By Lindsay Mott
Samuel Garth Branch is just a few years younger than the Lincoln Memorial in Washington D.C. This year the 87-year-old veteran got to see that memorial and others as part of the Honor Flight South Alabama on September 19.
The one-day event took Branch, other veterans and their guardians, including his grandson Travis, from Mobile to D.C. and back. While there, the veterans visited the World War II, Lincoln, Korean War, and Iwo Jima memorials and Arlington National Ceremony.
"It was wonderful," Branch said. "It was touching."
But, for him, it was more than the memorials. It was the support of the people at every stop wishing them well and thanking them for their service. The climax was when they arrived back at Mobile Regional Airport; he was amazed at the number of people in attendance, cheering for them.
"All of that just made the rest of the day better. It was wonderful," he said. "I just thank the people that had anything to do with sponsoring it in any way."
Branch said the WWII Memorial was his favorite because "it was put there for us. It’s very good." He also enjoyed seeing the Lincoln Memorial in person.
"You’ve got a feeling when you are standing there on that floor looking at that big marble statue," he said. He said it was also extra special that he was able to have his grandson with him. They also received mail call from local school children, and he plans to write them all back.
Branch, a native of Pike County, Ala., was drafted into the Army in January 1945, joining the 25th infantry, 35th regiment, at age 20. They served as a mop-up operation and liberation force in the Philippine Islands, he said.
His group was scheduled to be the spear point as American forces invaded the Japanese mainland and were only expected to get about six feet onto land before they were killed. Instead, the United States dropped two bombs that “shortened the war.”
"I thank the Lord for it myself," Branch said. "It would have probably been a sure death for me. I hate that other men had to lose their lives and give the ultimate sacrifice."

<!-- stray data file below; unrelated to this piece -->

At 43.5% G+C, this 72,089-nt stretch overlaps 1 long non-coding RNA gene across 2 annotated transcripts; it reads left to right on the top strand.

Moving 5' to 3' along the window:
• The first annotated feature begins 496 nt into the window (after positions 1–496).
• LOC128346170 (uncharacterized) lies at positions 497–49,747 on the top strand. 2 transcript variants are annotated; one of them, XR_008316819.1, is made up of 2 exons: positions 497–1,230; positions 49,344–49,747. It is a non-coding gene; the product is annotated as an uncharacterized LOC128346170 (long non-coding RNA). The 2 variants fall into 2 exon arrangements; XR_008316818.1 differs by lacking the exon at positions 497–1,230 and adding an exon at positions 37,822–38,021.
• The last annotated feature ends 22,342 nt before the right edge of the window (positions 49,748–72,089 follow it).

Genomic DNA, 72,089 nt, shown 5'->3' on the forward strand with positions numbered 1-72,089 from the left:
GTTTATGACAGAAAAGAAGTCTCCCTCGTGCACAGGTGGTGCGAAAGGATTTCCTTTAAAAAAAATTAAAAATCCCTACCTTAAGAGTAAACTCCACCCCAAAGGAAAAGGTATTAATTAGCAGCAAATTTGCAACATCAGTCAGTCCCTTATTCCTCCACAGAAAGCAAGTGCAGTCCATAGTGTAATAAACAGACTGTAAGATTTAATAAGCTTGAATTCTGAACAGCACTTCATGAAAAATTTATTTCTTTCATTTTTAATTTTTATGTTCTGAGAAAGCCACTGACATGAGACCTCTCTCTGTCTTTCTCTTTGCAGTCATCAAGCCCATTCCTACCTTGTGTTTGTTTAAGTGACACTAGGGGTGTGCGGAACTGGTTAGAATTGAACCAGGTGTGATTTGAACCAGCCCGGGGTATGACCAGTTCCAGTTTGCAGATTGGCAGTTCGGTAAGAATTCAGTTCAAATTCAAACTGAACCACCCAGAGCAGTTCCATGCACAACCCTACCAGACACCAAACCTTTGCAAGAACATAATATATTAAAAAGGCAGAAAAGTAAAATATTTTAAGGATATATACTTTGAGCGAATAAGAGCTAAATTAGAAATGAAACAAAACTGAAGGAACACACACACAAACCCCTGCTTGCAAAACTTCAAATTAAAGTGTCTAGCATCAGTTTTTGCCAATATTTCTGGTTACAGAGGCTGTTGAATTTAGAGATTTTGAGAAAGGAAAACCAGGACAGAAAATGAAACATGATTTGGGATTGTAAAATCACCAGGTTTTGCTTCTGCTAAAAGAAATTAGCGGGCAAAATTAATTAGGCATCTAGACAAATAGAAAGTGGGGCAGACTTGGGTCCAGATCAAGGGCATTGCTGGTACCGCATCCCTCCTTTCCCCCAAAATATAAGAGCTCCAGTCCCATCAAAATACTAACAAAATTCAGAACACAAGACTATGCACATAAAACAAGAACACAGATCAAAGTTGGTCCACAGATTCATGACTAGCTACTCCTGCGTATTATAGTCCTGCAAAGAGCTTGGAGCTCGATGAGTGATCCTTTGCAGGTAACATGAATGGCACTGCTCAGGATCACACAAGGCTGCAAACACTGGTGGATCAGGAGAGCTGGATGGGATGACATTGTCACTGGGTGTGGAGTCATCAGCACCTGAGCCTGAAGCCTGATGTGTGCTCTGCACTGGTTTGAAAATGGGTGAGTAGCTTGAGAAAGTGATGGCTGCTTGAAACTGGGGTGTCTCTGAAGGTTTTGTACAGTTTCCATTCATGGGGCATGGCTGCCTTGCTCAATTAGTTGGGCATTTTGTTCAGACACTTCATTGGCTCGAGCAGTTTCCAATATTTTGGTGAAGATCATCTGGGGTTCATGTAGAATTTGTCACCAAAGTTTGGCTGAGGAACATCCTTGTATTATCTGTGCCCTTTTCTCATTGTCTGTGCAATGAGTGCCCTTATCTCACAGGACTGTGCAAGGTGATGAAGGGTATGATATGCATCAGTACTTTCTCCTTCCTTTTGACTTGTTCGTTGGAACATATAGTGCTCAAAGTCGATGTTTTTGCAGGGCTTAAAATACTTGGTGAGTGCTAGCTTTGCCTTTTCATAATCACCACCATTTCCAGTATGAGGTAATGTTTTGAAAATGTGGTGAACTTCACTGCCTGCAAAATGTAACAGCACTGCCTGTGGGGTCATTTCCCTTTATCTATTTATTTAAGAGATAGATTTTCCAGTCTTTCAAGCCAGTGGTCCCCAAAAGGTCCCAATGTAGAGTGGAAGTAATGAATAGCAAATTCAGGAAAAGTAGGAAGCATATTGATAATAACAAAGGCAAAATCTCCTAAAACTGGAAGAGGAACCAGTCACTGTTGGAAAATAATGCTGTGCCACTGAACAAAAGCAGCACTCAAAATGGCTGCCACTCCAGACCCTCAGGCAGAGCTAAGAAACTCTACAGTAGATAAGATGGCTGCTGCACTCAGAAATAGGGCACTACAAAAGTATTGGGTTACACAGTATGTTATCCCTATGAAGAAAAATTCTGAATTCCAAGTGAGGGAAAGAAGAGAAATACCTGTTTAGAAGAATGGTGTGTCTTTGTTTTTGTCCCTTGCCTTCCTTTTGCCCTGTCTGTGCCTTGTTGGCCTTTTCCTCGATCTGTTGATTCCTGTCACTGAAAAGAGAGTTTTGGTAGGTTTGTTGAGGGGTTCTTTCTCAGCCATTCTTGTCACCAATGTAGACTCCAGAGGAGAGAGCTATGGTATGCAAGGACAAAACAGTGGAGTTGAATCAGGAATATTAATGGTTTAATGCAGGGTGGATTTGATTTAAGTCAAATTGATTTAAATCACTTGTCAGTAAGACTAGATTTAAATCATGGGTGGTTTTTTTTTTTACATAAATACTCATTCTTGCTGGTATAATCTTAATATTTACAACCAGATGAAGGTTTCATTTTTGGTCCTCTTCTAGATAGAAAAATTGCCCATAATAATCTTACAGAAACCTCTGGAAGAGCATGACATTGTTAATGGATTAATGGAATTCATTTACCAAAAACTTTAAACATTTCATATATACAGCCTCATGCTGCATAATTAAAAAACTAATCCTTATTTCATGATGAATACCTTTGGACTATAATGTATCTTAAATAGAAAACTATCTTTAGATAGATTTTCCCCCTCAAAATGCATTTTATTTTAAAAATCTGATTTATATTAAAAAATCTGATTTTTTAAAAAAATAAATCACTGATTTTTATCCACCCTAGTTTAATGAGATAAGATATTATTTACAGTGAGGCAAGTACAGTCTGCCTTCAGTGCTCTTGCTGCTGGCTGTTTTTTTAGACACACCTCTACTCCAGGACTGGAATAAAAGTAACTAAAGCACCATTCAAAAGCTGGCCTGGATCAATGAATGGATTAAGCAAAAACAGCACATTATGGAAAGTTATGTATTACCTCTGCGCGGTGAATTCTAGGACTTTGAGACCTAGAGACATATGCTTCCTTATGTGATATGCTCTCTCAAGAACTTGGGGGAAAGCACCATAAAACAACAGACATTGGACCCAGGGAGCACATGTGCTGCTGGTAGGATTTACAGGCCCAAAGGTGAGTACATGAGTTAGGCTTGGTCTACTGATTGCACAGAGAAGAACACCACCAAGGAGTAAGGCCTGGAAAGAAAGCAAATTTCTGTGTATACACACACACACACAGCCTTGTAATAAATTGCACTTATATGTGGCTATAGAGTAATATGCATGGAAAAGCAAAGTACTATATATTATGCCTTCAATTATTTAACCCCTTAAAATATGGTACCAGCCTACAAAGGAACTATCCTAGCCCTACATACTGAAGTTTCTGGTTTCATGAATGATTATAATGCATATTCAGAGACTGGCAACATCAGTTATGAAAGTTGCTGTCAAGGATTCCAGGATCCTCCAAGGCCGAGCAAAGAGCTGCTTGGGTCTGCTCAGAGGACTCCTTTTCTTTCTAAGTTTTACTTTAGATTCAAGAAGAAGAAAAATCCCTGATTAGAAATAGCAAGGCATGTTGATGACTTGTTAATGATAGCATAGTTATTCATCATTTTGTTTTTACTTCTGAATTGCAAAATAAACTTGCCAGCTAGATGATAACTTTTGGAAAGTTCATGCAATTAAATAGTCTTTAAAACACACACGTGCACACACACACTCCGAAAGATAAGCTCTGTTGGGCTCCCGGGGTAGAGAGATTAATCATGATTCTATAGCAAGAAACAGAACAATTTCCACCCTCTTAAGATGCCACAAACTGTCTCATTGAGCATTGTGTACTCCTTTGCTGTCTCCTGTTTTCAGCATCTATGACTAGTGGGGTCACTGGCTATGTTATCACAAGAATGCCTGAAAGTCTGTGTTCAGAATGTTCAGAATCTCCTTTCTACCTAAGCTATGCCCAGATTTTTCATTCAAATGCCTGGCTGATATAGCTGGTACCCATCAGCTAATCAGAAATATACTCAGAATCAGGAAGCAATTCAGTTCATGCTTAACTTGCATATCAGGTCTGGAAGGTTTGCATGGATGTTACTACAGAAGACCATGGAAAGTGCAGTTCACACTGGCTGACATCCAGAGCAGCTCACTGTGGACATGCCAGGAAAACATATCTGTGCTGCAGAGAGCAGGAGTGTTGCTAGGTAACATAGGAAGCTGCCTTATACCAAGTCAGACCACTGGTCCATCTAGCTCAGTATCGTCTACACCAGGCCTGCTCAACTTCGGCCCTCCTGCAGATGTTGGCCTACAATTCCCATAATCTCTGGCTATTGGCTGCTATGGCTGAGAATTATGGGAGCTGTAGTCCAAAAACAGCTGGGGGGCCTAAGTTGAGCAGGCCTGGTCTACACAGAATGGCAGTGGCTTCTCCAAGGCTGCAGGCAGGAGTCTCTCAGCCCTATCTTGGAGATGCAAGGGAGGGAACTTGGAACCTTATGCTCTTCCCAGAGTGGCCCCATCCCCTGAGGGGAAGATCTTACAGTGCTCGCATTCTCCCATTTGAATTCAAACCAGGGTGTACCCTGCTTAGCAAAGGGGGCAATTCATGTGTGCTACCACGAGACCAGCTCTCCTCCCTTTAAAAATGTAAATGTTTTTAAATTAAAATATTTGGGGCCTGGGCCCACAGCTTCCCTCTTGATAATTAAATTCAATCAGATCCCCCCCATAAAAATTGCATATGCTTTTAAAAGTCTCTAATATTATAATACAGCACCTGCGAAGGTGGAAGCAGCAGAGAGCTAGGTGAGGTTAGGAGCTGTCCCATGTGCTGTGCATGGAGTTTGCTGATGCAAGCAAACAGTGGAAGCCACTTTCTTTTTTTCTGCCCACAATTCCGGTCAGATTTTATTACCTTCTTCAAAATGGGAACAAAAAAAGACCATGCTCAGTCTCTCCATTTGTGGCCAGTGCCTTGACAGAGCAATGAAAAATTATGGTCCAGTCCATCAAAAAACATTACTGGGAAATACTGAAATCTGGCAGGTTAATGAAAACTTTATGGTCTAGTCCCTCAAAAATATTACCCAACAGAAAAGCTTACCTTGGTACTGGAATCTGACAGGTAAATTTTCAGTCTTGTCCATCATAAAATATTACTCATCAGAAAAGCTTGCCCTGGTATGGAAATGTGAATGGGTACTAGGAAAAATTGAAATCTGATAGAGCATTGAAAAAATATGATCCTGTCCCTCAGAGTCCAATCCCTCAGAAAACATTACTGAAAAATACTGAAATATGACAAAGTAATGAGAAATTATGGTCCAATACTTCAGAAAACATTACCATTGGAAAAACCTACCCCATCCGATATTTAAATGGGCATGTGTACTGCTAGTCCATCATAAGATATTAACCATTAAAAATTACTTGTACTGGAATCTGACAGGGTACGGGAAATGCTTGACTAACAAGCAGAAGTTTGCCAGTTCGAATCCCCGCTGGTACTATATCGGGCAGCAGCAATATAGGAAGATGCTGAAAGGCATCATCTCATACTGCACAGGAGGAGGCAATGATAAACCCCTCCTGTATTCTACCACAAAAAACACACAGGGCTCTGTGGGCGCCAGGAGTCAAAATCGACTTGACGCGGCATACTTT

His outfit then worked in Japan on guard duty as military police. He got to see the naval base where the Japanese were building human-guided torpedoes and other unique things, he said.
After a visit home from April to August of 1946, he returned to Japan as a private first class and became a jailer at Sugamo Prison, administering the care of 64 Japanese war prisoners. One day he was promoted to corporal and then, the very next day, he was a sergeant.
He became chief jailer and, during his time at the prison, he met (along with getting a photo and an autograph of) Hideki Tojo, Japanese Prime Minister responsible for the attack on Pearl Harbor, and escorted Tokyo Rose during her 1947 release.
Branch was discharged in 1947. He married his wife Voncile in 1949. They moved to their current home in Atmore in 1953. He worked various jobs until getting on at the Pensacola Naval Air Station in 1966. He then retired in 1986, "and I’ve been working at that ever since," he said. He and Voncile traveled the country from 1987 until around 2003. They have two children, four grandchildren and nine great-grandchildren.
With Veteran’s Day this month, Branch said it would be wonderful if people would participate in the activities of the day similar to what he saw from people when they returned to Mobile.
"It needs to be kept up," he said. "I put my flag out and I honor the day."